Bluff oyster quota increased by 2 million

NEIL RATLEY
Last updated 05:00 15/05/2012
Barnes Oysters worker Shintelle Wikeepa
ROBYN EDIE/Fairfax NZ
MORE TO DO: Shintelle Wikeepa, a Barnes Oysters worker, will be counting extra oysters this season with an increase of 2 million of the shellfish to the industry quota.

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Bluff oystermen will be able to harvest 2 million more oysters this season after the industry's quota was formally increased.

A self-regulated limit of 9.53 million oysters will be bumped up to 11.5 million for the 2012 season after discussions between the National Institute of Water and Atmospheric Research, the Primary Industries Ministry, oyster boat skippers and quota owners.

Bluff Oyster Management Company spokesman Graeme Wright said scientific results and evidence provided by oystermen had pointed to a growth in the Foveaux Strait oyster population.

"A formal decision has been made to unshelve 2 million oysters and increase the industry-set quota to 11.5 million oysters," Mr Wright said.

"This is still well below the 14.95 million total allowable commercial catch [TACC] limit set by the government. At present, the industry has been harvesting about 64 per cent of its allowed quota and the increase will see that figure rise to 77 per cent."

The shellfish disease bonamia was still present in the oyster population but running at levels that were not inhibiting population growth, Mr Wright said.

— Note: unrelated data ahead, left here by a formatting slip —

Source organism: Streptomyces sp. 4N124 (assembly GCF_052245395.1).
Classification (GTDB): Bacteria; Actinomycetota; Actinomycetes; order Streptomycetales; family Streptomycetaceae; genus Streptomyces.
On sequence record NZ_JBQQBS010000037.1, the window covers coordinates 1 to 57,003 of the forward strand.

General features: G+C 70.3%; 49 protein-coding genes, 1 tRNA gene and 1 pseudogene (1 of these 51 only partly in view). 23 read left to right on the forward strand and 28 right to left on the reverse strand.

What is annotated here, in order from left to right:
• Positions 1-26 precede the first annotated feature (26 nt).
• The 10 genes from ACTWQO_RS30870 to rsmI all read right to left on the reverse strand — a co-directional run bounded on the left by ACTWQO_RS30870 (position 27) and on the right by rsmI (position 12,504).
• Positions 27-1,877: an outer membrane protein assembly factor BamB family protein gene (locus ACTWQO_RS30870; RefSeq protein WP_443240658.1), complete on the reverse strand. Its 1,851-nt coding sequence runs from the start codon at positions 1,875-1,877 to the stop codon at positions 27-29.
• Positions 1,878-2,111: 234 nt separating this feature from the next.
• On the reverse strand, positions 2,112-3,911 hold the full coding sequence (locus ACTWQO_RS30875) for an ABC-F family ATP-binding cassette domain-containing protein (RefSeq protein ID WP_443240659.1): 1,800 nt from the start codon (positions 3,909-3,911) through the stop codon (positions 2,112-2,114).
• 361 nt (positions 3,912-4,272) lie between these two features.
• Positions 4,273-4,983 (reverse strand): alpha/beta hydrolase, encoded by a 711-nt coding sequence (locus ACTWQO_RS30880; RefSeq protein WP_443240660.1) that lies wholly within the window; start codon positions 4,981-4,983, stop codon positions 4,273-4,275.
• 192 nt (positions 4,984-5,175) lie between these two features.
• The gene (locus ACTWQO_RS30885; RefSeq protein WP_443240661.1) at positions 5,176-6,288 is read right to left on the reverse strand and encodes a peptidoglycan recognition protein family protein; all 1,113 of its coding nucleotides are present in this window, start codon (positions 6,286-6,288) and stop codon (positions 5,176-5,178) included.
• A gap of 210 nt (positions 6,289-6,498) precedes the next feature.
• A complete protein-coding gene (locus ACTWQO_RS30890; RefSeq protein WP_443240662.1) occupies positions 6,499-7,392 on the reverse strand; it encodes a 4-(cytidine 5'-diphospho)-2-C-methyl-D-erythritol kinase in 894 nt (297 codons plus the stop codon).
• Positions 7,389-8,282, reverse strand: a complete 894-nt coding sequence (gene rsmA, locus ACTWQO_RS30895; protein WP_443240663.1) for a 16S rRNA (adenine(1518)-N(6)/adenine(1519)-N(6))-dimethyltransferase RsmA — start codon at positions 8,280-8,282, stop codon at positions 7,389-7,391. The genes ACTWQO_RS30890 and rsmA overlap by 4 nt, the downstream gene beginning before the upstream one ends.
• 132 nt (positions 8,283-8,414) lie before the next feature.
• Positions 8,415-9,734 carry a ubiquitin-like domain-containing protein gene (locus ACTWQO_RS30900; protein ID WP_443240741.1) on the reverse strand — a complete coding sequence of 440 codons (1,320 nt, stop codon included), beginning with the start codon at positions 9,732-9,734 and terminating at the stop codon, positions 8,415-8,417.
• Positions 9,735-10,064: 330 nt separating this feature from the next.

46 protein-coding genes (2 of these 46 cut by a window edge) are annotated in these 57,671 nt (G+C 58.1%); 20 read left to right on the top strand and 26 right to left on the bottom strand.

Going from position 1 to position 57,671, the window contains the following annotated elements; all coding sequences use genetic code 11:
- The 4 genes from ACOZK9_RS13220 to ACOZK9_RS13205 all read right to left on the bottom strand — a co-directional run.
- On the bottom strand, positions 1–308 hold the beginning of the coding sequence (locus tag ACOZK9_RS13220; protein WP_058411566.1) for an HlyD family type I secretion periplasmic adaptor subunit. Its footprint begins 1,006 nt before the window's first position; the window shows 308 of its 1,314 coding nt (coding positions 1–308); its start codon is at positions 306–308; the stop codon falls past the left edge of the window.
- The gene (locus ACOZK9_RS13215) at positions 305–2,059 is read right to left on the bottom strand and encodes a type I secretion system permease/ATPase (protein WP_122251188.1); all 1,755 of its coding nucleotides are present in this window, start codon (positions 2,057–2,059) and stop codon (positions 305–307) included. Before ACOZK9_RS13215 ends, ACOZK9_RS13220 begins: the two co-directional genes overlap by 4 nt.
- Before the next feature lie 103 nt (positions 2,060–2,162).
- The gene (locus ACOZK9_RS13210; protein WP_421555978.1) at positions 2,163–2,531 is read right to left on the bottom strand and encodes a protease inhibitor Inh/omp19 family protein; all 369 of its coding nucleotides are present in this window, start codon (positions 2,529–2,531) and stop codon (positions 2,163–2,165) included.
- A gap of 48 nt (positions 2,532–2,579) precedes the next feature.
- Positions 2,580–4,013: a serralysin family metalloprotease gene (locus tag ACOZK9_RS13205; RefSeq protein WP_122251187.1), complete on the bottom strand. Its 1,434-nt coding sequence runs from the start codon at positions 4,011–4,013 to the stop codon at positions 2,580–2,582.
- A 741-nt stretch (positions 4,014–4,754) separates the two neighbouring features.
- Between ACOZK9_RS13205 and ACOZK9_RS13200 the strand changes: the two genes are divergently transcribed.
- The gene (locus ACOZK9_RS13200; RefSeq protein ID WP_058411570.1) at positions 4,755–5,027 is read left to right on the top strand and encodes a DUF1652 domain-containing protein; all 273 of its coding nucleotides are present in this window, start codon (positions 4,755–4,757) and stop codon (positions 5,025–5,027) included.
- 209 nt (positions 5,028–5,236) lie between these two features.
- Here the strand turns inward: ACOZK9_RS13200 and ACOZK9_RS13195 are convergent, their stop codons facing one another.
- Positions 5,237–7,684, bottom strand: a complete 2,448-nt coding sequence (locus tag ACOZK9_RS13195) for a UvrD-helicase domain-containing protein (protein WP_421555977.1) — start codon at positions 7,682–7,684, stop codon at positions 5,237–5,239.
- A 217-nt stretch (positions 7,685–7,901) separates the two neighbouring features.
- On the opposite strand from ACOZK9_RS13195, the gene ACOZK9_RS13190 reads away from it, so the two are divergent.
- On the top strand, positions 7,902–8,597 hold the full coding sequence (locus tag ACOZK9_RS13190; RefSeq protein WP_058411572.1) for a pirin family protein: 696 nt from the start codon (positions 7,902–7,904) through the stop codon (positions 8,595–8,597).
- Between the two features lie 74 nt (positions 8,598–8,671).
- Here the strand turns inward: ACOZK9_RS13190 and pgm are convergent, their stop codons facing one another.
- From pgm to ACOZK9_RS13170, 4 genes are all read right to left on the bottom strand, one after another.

Direct Fish and Oyster co-owner Willie Calder said the increase, while good news for the fishery, was a modest one.

"It's a positive sign but a cautious raise in the quota and one that will be spread across the whole fleet, so it would be good to raise it more," he said.

"Back in the 80s, the industry was harvesting around 82 million oysters, so there is still a long way to go."

The Bluff oyster fishery had become an adaptive one and it was not possible to predict whether the increase would be temporary or continue to increase each year, Mr Wright said.

"Science is saying the fishery is recovering but bonamia is still present, so each season survey work has to be done to inform the industry's decision," he said.

"We can't let our guard down."

The domestic market makes up 98 per cent of the current demand for Bluff oysters, with no change expected with the rise in the self-regulated quota, Mr Wright said.

MPI director fisheries management James Stevenson-Wallace said no change was proposed to the TACC quota and the Bluff Oyster Management Company's decision to increase its catch within the existing quota was an industry decision.

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- The Southland Times

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